Watched Gunga Din (1939) the other night. It’s a Hollywood movie, made for fun, with Hollywood Englishmen and Hollywood Indians. Nothing wrong with that. The Life and Death of Colonel Blimp (1943), though, reminds us that there are real Englishmen and that some of them, the upper upper class, aren’t like you and me, unless you happen to be one of them – perhaps one like that fellow in Seven Up! (1964) who later in the series refused to return, but made an exception when he married a Bulgarian woman who was fostering a cause – in which case can you lend me 50 lbs till the weekend?
A lot of my movie-watching choices are inspired by film discussions that I listen to on podcasts such as /Filmcast, B-Movie Cast, Movies 101, Double Feature, etc. Such is the case with Colonel Blimp, featured on Filmspotting recently. First thing to impress me in the movie was its color. I wrote a review of The Adventures of Robin Hood (1938) and I remember reading about the care and trouble taken with the color in that movie. Some woman – I forget her name – was the great Technicolor expert. She’d come on set and… choose the colors? Tweak the lighting? Do something with the film or developing lab instructions? Whatever it was, the color jumps out at you in Hood and Blimp. Cinematographer Georges Perinal handled the color chores in Blimp. He was lucky to find the color stock in 1943, at the height of the war. When Speed Racer (2008) came out, I remember a lot of chatter about the color in it (I liked the color, but not enough to finish the movie). We’re living in an age of greater subtlety in color palates now, and different taste, but it’s still a pleasure to feast one’s eyes on the richness of a Colonel Blimp. And what happened to the “r” in “colonel,” anyway?
The first startup company that I worked for encountered a rough patch and was acquired by the Arthur J. Rank company, which also made Colonel Blimp. Perhaps you’ve seen the big dude at the beginning of any Rank film, hitting the… the gong? Whatever that big cymbal thing is called… I never got to meet Mr. Rank, if he was in fact still living at the time of my company’s acquisition. Before I could, Rank Co. turned around and sold us to some awful Texas conglomerate with a three-letter name, the first being D, the other two I don’t remember. DTS? DBT? But I was long-gone by then anyway. While Rank held us, though, young English engineers would trek over to the U.S. They always wore ties and sport coats, which in Silicon Valley made them seem even geekier than they were in the first place.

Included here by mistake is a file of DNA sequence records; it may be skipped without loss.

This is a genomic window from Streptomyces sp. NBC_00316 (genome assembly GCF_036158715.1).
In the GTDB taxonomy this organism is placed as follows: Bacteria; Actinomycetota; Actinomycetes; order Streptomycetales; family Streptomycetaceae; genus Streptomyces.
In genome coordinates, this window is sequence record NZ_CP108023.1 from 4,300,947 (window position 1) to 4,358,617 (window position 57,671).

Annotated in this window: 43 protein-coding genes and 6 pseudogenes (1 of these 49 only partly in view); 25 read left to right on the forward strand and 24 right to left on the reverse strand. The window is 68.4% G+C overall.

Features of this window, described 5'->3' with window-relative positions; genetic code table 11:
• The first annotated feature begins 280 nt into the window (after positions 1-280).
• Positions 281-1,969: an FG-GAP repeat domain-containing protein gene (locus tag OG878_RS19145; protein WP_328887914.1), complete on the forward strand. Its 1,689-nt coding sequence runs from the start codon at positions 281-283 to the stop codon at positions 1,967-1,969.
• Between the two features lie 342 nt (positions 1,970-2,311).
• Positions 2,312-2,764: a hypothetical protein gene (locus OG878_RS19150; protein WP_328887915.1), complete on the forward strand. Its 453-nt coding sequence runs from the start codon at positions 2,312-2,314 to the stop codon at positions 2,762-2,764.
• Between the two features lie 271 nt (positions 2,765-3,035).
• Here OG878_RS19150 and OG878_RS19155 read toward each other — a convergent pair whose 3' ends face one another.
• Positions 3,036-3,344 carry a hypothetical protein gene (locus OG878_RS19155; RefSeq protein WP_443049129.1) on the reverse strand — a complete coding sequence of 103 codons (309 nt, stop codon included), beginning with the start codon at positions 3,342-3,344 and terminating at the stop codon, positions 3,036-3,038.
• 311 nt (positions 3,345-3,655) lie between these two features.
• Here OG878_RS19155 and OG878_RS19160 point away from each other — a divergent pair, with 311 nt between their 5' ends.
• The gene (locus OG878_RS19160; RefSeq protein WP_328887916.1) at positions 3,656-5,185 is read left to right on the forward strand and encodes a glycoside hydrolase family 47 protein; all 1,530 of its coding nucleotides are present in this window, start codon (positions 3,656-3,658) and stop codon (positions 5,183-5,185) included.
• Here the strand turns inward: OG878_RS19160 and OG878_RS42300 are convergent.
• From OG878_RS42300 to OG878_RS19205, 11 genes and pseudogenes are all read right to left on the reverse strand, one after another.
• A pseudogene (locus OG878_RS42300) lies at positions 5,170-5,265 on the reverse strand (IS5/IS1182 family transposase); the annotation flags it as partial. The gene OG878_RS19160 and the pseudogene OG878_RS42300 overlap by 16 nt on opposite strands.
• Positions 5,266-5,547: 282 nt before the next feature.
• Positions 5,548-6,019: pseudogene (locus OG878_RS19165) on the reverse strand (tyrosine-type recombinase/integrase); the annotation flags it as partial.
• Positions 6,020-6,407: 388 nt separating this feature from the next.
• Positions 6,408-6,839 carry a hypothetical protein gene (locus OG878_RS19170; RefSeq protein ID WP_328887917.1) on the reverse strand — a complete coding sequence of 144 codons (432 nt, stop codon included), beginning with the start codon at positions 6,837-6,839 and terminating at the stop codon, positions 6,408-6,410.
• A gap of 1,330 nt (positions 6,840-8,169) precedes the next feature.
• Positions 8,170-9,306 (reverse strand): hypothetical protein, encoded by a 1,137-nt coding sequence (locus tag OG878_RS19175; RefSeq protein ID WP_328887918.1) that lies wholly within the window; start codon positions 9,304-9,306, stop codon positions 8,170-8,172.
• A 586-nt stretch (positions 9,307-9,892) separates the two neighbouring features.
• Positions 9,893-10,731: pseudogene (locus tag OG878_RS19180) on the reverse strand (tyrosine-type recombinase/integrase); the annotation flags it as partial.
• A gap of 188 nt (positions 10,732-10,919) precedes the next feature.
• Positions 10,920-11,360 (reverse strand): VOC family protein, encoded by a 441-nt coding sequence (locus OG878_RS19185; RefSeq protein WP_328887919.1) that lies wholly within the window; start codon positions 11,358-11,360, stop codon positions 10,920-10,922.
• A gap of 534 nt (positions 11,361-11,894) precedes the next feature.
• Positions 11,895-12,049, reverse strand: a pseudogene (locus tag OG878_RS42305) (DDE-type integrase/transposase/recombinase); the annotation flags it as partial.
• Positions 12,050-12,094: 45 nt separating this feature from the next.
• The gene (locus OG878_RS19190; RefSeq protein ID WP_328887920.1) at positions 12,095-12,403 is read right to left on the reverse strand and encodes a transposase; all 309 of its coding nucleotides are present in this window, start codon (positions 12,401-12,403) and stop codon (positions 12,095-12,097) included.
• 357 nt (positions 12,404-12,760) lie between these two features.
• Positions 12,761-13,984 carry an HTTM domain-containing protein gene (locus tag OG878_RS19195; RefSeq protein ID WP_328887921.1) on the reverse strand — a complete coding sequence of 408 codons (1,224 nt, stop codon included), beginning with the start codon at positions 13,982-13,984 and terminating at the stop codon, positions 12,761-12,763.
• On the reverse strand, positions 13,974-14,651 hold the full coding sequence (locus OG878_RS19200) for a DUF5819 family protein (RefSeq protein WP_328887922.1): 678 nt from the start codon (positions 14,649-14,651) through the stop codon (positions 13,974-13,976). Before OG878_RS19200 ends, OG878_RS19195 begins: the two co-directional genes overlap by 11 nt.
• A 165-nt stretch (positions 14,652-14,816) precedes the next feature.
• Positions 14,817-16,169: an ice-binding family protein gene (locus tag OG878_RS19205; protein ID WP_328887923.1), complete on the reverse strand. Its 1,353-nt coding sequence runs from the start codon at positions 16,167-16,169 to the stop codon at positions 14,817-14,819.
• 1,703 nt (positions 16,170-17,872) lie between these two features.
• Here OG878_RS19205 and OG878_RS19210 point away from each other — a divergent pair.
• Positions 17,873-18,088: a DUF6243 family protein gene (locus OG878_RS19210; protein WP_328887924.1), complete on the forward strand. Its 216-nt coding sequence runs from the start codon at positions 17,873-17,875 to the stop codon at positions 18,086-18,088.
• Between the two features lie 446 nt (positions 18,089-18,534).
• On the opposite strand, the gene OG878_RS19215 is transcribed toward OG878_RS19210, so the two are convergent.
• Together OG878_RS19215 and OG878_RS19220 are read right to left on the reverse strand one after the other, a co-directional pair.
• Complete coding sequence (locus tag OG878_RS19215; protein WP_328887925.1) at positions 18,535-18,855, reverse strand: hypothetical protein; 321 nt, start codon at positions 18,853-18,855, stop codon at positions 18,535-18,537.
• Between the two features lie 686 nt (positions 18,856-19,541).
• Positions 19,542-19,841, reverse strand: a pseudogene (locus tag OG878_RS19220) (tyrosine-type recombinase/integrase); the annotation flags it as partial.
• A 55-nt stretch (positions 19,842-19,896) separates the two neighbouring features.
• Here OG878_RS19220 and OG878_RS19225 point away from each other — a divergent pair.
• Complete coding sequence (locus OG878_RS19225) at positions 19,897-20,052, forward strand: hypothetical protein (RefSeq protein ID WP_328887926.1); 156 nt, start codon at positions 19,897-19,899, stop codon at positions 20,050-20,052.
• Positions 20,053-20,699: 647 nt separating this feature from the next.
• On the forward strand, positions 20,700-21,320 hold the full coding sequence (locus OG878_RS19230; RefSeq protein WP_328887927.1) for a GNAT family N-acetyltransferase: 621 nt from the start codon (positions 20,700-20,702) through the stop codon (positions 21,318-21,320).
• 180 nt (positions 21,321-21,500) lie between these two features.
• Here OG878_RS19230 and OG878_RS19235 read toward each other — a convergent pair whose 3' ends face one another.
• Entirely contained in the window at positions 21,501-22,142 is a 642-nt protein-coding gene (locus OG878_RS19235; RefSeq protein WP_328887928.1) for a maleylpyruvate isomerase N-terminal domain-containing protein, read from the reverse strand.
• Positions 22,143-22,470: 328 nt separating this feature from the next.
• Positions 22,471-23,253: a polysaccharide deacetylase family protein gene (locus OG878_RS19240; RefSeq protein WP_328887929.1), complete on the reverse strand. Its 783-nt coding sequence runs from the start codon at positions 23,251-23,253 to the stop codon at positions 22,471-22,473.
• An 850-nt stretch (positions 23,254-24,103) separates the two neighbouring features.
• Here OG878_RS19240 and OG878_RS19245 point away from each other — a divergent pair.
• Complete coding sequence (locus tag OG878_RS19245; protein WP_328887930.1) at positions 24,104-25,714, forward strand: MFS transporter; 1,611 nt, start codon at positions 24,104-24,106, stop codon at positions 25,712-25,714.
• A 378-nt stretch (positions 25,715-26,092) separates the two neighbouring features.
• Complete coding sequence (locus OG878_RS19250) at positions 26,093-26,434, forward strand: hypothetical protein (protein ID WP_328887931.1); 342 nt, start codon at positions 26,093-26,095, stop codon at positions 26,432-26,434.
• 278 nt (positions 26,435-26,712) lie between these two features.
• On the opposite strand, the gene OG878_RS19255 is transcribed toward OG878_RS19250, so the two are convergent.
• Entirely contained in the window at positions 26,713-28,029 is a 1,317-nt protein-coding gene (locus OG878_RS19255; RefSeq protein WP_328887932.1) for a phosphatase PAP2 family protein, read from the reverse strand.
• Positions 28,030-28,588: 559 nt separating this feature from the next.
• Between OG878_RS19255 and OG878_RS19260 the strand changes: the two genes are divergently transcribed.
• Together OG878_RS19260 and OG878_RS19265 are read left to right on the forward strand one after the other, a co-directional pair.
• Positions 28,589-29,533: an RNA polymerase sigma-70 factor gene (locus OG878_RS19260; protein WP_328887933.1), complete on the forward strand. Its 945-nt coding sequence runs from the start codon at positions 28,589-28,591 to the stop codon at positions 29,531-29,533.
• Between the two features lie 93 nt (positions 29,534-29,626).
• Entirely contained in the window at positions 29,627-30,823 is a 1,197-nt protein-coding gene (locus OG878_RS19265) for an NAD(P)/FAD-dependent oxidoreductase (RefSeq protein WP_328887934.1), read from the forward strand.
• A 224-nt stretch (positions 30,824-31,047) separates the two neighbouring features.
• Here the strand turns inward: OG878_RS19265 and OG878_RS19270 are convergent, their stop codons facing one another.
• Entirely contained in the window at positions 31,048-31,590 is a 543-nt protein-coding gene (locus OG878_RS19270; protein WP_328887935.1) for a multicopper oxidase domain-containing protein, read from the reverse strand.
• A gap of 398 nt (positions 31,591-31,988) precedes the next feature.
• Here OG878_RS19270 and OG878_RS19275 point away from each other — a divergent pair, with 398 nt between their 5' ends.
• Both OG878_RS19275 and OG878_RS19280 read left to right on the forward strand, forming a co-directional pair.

Colonel Blimp was written by Emeric Pressburger and directed by Michael Powell, a team that made a number of great movies, including (1946), A Matter of Life and Death (Stairway to Heaven) Black Narcissus (1947), and The Red Shoes (1948). Powell is the one who wrecked his career with Peeping Tom (1960) and then later came to Hollywood to do some work with Coppola and Scorsese and to marry, in his senior years, Scorsese’s brilliant young editor Thelma Schoonmaker.
Blimp takes us briskly through the life of one soldier, comparing his ideas of decent behavior with those of England’s Boer, WW I German, and Nazi opponents. The movie surprised me with its temperance where the German people were concerned, considering that the movie was made in 1942/1943. Surprised me and enraged a great many in the English audience of the time, who were not in the mood to share Blimp’s readiness to forgive. Churchill tried to have the movie banned, and it was censored somewhat before its release. Blimp the cartoon character was created in 1934 and was meant to personify stupidity in its many forms; the movie’s Blimp character, however, is provided with a core of romantic sentiments and decency that cause us to understand that in evil times, “good” can seem like “stupid.”
One spot where the movie jarred me came with the arrival of World War I. Colonel Candy (the Blimp character) has spent years shooting big game in lieu of possessing his beloved, while continuing to serve in the army, and now, having left him onscreen moments ago as the young man bereft, we find him older, in 1918 toward the end of the Great War, behaving more as if it were 1914 at the war’s beginning, all polish and privilege, not after the years of horror that the army had endured by the end. Otherwise, I’ve never seen a better movie for aging a character from glowing youth to corpulent red-faced age. Roger Livesay in the role of a lifetime.